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It was the deadliest tornado in the 61 years that the National Weather Service has been keeping official statistics: 123 bodies counted by May 25, with crews still searching for more. At its most furious, the half-mile-wide killer maxed out on the Enhanced Fujita scale EF-5, spinning winds in excess of 200 m.p.h. The power of such a phenomenon is difficult to describe: It snaps utility poles like pencils, tears the door handles from cars, crumbles brick walls the way a child crumbles cookies. It blows floor joists like straw, drives twigs through plate glass, strips the bark from trees, rains automobiles.
No one in Joplin a growing community in southwestern Missouri where the Show Me State meets up with Oklahoma and Kansas expected such a storm, though perhaps people should have. Joplin is smack in the middle of Tornado Alley, and the tornadoes have been frequent and furious this year. Just weeks earlier, a squadron of twisters, some EF-5, tore through Tuscaloosa, Ala., on a rampage through the South. Is this the "climate chaos" that scientists of global warming have been warning about? At the opposite end of Missouri from Joplin, miles of prime farmland lie soaked under the record flood-waters overflowing the Mississippi and its tributaries. Pattern or coincidence?
The answer awaits more data. The heat-trapping effect of greenhouse gases is well proved; the precise impacts on local climates are less clear. Whirlwinds and floods have been with us forever old hat even in the days of the Bible scribes. But as humankind multiplies and spreads, more and more people risk encountering extreme and deadly weather.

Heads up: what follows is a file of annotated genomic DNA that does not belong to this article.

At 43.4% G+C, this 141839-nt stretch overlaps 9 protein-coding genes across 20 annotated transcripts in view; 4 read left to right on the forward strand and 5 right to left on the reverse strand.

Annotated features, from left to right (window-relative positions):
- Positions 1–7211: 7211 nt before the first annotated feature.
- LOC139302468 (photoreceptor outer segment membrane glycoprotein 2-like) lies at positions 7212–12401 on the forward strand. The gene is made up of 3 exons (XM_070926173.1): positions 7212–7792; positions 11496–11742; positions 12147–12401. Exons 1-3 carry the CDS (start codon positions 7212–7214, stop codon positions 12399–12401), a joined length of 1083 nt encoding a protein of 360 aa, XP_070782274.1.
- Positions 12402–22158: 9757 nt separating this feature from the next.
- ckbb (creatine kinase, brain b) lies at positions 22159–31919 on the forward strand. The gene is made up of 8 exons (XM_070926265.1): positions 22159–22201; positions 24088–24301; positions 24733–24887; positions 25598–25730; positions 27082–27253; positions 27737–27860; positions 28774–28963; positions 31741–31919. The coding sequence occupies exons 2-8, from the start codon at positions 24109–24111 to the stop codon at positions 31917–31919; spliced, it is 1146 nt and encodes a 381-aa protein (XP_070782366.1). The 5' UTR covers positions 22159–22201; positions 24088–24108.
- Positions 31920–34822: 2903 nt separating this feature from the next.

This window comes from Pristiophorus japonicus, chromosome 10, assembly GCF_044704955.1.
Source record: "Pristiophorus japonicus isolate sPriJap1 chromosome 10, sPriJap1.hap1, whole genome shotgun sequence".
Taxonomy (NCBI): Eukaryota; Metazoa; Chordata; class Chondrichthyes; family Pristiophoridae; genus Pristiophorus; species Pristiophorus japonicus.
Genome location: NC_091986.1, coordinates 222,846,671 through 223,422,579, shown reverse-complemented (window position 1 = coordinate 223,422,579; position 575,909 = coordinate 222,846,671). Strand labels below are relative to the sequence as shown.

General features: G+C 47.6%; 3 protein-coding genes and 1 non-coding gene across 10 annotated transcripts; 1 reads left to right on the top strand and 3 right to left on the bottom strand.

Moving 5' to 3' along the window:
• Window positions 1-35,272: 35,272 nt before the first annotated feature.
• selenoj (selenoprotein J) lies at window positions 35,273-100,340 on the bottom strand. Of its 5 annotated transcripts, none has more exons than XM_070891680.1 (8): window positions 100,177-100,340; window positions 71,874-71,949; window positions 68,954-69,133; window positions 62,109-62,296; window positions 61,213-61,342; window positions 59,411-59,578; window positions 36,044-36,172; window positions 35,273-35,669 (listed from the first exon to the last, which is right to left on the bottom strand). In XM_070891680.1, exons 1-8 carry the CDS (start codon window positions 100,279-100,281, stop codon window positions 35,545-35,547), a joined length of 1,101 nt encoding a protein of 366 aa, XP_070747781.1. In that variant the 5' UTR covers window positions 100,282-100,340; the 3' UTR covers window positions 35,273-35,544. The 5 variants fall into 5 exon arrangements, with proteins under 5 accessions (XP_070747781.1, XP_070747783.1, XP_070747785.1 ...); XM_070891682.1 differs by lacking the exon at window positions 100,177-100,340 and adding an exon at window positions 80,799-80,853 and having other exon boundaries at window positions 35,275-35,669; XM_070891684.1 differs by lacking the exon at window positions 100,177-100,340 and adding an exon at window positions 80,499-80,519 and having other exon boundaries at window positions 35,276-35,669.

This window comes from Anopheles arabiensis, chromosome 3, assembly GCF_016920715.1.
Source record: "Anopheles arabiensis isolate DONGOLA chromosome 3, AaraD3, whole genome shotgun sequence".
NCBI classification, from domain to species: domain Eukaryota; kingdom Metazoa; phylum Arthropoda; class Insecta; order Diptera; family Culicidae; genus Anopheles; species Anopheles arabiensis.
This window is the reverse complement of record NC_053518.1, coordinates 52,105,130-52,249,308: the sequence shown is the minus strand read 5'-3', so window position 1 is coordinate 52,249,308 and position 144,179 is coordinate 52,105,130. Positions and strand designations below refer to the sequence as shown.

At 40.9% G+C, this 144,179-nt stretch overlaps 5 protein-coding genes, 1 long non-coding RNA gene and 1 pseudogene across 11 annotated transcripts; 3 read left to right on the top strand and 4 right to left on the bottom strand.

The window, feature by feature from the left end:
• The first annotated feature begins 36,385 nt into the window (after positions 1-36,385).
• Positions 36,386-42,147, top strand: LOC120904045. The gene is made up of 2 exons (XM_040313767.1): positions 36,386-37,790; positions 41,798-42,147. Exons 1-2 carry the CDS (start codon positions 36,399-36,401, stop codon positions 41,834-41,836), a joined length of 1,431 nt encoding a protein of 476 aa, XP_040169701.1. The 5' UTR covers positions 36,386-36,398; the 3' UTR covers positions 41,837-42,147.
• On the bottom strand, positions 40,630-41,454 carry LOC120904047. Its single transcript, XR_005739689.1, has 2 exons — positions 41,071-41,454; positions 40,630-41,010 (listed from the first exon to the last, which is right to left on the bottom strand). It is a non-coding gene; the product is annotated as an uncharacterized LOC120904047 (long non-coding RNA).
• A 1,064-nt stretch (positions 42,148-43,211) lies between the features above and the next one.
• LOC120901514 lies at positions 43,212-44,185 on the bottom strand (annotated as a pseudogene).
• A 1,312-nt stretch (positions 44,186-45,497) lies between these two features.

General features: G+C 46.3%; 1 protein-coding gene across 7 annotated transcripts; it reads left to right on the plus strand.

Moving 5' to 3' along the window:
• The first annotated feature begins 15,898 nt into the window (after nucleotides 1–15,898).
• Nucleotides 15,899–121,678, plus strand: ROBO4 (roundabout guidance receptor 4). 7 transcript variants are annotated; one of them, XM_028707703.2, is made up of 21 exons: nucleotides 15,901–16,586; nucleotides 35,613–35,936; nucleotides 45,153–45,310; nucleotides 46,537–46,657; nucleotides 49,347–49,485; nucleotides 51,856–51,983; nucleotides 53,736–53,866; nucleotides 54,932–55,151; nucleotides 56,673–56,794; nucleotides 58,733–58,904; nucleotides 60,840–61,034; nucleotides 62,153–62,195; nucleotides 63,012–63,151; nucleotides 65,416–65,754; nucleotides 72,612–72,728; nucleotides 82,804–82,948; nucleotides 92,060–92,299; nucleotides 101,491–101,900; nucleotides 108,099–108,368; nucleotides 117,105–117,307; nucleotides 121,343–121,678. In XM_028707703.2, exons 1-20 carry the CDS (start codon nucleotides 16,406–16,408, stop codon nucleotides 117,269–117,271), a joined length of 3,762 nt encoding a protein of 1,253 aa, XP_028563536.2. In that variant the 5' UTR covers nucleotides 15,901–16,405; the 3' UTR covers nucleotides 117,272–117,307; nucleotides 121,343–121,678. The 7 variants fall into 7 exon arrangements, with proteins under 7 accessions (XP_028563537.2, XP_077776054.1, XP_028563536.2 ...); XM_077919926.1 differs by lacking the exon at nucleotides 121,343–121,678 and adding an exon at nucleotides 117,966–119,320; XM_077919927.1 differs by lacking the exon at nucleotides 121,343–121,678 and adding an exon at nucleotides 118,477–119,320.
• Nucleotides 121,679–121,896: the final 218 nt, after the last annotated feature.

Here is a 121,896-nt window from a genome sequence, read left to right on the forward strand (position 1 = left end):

So far this year, tornadoes have killed more than 500 Americans and destroyed billions of dollars' worth of property and the season is far from over. Perhaps the surprise is that the toll is not even higher. The population of the U.S. has more than doubled since 1950 and sprawled. Thousands of square miles have been populated in the tornado zone in the suburbs and exurbs of cities like Dallas, Kansas City, Mo., and Nashville. Where a farmhouse once stood amid rolling acres of cropland, there are now rows of McMansions or fields of townhouses convenient to shopping, schools and church.
We can cover the land and alter the atmosphere, but we can't change the rules of nature. Warm air rises.
Grief and Gratitude
Hollie Hounschell, 26, was preparing for a party on Sunday night, one ear to the TV as she painted her nails, the other cocked for the doorbell. Her ex, Joe Winters, was due to drop off their daughter Abigail. She took in the news that hail was falling in Webb City, some seven miles north of Joplin.
After a rough passage, things were coming together for Hounschell. Her landlord had finally patched the holes in the bedroom and the kitchen and applied a fresh coat of the paint she'd picked out a warm shade of green. Now she could unpack her stuff and make that new start that comes with feeling settled in.
Ding dong. When Hounschell opened the front door, she noticed lightning slashing the sky behind Abigail and her father. Suddenly McArdle's voice was rising from the TV: "Take cover!" Hounschell had a basement, but not everyone was so lucky. A couple of bewildered neighbors appeared at the door begging for help. In all, five people hurried down the hall and into the tiny cellar as wood splinters some of them freshly painted green and knives of broken glass and needles of fiberglass insulation scoured the air. The neighborhood turned into fragments.